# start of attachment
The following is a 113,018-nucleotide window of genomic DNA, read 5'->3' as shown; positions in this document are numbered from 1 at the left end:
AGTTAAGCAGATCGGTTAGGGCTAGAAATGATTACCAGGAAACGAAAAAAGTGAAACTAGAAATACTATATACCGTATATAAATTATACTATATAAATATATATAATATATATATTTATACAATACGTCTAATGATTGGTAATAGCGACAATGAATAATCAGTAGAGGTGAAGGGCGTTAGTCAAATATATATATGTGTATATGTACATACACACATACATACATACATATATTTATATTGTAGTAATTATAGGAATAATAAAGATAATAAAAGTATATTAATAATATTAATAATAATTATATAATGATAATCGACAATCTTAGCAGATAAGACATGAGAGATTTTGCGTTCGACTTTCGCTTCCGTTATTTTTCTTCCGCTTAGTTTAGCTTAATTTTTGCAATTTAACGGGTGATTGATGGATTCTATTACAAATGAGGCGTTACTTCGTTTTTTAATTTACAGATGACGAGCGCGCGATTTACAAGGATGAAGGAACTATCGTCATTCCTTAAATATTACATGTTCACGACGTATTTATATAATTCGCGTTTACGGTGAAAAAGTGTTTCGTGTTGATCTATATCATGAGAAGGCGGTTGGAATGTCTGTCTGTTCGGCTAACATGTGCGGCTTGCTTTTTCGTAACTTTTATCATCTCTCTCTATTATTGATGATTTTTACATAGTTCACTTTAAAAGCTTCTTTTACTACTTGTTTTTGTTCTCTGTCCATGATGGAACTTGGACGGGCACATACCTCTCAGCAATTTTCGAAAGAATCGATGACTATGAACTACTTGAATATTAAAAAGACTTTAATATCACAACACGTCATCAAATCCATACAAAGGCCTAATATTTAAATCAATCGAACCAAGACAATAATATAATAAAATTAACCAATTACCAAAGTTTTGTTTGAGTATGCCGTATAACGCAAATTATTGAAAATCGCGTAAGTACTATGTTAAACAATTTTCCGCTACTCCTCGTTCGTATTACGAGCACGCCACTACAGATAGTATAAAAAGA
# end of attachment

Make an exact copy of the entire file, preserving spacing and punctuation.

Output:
The following is a 113,018-nucleotide window of genomic DNA, read 5'->3' as shown; positions in this document are numbered from 1 at the left end:
AGTTAAGCAGATCGGTTAGGGCTAGAAATGATTACCAGGAAACGAAAAAAGTGAAACTAGAAATACTATATACCGTATATAAATTATACTATATAAATATATATAATATATATATTTATACAATACGTCTAATGATTGGTAATAGCGACAATGAATAATCAGTAGAGGTGAAGGGCGTTAGTCAAATATATATATGTGTATATGTACATACACACATACATACATACATATATTTATATTGTAGTAATTATAGGAATAATAAAGATAATAAAAGTATATTAATAATATTAATAATAATTATATAATGATAATCGACAATCTTAGCAGATAAGACATGAGAGATTTTGCGTTCGACTTTCGCTTCCGTTATTTTTCTTCCGCTTAGTTTAGCTTAATTTTTGCAATTTAACGGGTGATTGATGGATTCTATTACAAATGAGGCGTTACTTCGTTTTTTAATTTACAGATGACGAGCGCGCGATTTACAAGGATGAAGGAACTATCGTCATTCCTTAAATATTACATGTTCACGACGTATTTATATAATTCGCGTTTACGGTGAAAAAGTGTTTCGTGTTGATCTATATCATGAGAAGGCGGTTGGAATGTCTGTCTGTTCGGCTAACATGTGCGGCTTGCTTTTTCGTAACTTTTATCATCTCTCTCTATTATTGATGATTTTTACATAGTTCACTTTAAAAGCTTCTTTTACTACTTGTTTTTGTTCTCTGTCCATGATGGAACTTGGACGGGCACATACCTCTCAGCAATTTTCGAAAGAATCGATGACTATGAACTACTTGAATATTAAAAAGACTTTAATATCACAACACGTCATCAAATCCATACAAAGGCCTAATATTTAAATCAATCGAACCAAGACAATAATATAATAAAATTAACCAATTACCAAAGTTTTGTTTGAGTATGCCGTATAACGCAAATTATTGAAAATCGCGTAAGTACTATGTTAAACAATTTTCCGCTACTCCTCGTTCGTATTACGAGCACGCCACTACAGATAGTATAAAAAGA